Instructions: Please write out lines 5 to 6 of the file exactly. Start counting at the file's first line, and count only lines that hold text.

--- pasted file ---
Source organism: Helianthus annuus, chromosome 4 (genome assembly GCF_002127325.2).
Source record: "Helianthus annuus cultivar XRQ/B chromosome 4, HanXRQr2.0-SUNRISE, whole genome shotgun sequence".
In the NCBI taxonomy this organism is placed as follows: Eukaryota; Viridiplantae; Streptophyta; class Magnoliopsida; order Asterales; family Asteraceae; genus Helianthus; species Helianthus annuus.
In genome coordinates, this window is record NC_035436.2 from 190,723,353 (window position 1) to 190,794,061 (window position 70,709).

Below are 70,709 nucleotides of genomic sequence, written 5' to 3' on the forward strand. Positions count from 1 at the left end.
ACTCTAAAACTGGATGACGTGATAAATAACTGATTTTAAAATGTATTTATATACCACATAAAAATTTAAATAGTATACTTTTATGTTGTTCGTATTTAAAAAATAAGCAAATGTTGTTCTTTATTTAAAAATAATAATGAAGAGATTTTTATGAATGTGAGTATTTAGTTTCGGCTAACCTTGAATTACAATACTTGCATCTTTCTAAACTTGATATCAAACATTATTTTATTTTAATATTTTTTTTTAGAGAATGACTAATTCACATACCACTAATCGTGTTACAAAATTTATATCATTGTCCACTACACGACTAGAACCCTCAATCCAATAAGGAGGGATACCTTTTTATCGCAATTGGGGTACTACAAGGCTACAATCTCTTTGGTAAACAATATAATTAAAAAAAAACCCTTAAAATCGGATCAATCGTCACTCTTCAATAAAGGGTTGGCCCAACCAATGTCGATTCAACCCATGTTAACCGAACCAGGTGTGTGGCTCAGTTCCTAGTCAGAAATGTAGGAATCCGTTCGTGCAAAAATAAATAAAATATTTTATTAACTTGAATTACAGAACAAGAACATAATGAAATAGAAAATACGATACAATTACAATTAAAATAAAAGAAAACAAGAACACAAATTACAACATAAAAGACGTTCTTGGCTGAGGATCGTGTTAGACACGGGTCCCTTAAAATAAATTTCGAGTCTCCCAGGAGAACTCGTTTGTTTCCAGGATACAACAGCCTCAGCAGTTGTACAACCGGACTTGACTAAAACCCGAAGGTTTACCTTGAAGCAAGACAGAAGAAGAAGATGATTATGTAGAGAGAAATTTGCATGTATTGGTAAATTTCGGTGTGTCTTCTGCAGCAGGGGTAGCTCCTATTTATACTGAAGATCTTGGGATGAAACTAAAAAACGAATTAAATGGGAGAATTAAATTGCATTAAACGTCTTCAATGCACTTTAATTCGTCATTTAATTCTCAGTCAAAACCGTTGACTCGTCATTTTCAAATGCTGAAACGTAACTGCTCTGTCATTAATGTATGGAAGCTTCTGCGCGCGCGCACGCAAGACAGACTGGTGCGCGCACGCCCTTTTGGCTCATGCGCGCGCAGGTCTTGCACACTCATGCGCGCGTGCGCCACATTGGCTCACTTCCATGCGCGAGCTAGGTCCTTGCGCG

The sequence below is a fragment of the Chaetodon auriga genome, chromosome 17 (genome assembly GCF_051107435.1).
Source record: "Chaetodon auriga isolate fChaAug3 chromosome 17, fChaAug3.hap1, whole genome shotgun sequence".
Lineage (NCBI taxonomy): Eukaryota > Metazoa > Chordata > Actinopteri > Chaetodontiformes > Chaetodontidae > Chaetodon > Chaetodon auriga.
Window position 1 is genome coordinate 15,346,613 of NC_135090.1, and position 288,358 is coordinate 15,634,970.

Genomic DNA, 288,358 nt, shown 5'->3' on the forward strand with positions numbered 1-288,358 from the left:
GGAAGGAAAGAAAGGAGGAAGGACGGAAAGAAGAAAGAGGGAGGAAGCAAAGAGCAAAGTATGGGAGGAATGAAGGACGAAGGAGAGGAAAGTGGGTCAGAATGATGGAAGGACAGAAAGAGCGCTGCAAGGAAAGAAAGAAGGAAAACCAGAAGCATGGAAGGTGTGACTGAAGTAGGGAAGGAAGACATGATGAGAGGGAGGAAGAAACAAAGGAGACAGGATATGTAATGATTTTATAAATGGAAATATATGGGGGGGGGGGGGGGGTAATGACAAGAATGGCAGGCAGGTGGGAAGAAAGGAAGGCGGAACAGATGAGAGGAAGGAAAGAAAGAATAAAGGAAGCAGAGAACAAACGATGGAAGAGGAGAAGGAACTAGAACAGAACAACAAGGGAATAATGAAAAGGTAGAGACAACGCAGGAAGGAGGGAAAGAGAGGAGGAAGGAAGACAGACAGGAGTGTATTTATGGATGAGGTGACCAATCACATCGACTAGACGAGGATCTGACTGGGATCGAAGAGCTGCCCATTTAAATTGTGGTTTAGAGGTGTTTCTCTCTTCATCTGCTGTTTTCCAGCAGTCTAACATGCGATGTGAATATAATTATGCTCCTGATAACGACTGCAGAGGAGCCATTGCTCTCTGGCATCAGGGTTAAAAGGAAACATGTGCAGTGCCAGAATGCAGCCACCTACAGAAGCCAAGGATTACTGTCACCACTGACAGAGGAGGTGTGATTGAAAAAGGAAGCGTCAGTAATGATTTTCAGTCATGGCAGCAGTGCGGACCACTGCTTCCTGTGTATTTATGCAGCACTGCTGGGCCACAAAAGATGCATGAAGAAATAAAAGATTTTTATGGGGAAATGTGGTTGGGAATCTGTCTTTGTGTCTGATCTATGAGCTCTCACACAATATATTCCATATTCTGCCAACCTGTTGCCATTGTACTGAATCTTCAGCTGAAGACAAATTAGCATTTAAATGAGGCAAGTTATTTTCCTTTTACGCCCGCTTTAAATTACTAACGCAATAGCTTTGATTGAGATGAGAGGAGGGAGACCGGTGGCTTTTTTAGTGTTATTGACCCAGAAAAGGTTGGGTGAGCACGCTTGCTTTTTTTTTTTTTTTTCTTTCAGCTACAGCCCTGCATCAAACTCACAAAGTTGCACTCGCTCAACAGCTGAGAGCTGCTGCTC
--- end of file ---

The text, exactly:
Below are 70,709 nucleotides of genomic sequence, written 5' to 3' on the forward strand. Positions count from 1 at the left end.
ACTCTAAAACTGGATGACGTGATAAATAACTGATTTTAAAATGTATTTATATACCACATAAAAATTTAAATAGTATACTTTTATGTTGTTCGTATTTAAAAAATAAGCAAATGTTGTTCTTTATTTAAAAATAATAATGAAGAGATTTTTATGAATGTGAGTATTTAGTTTCGGCTAACCTTGAATTACAATACTTGCATCTTTCTAAACTTGATATCAAACATTATTTTATTTTAATATTTTTTTTTAGAGAATGACTAATTCACATACCACTAATCGTGTTACAAAATTTATATCATTGTCCACTACACGACTAGAACCCTCAATCCAATAAGGAGGGATACCTTTTTATCGCAATTGGGGTACTACAAGGCTACAATCTCTTTGGTAAACAATATAATTAAAAAAAAACCCTTAAAATCGGATCAATCGTCACTCTTCAATAAAGGGTTGGCCCAACCAATGTCGATTCAACCCATGTTAACCGAACCAGGTGTGTGGCTCAGTTCCTAGTCAGAAATGTAGGAATCCGTTCGTGCAAAAATAAATAAAATATTTTATTAACTTGAATTACAGAACAAGAACATAATGAAATAGAAAATACGATACAATTACAATTAAAATAAAAGAAAACAAGAACACAAATTACAACATAAAAGACGTTCTTGGCTGAGGATCGTGTTAGACACGGGTCCCTTAAAATAAATTTCGAGTCTCCCAGGAGAACTCGTTTGTTTCCAGGATACAACAGCCTCAGCAGTTGTACAACCGGACTTGACTAAAACCCGAAGGTTTACCTTGAAGCAAGACAGAAGAAGAAGATGATTATGTAGAGAGAAATTTGCATGTATTGGTAAATTTCGGTGTGTCTTCTGCAGCAGGGGTAGCTCCTATTTATACTGAAGATCTTGGGATGAAACTAAAAAACGAATTAAATGGGAGAATTAAATTGCATTAAACGTCTTCAATGCACTTTAATTCGTCATTTAATTCTCAGTCAAAACCGTTGACTCGTCATTTTCAAATGCTGAAACGTAACTGCTCTGTCATTAATGTATGGAAGCTTCTGCGCGCGCGCACGCAAGACAGACTGGTGCGCGCACGCCCTTTTGGCTCATGCGCGCGCAGGTCTTGCACACTCATGCGCGCGTGCGCCACATTGGCTCACTTCCATGCGCGAGCTAGGTCCTTGCGCG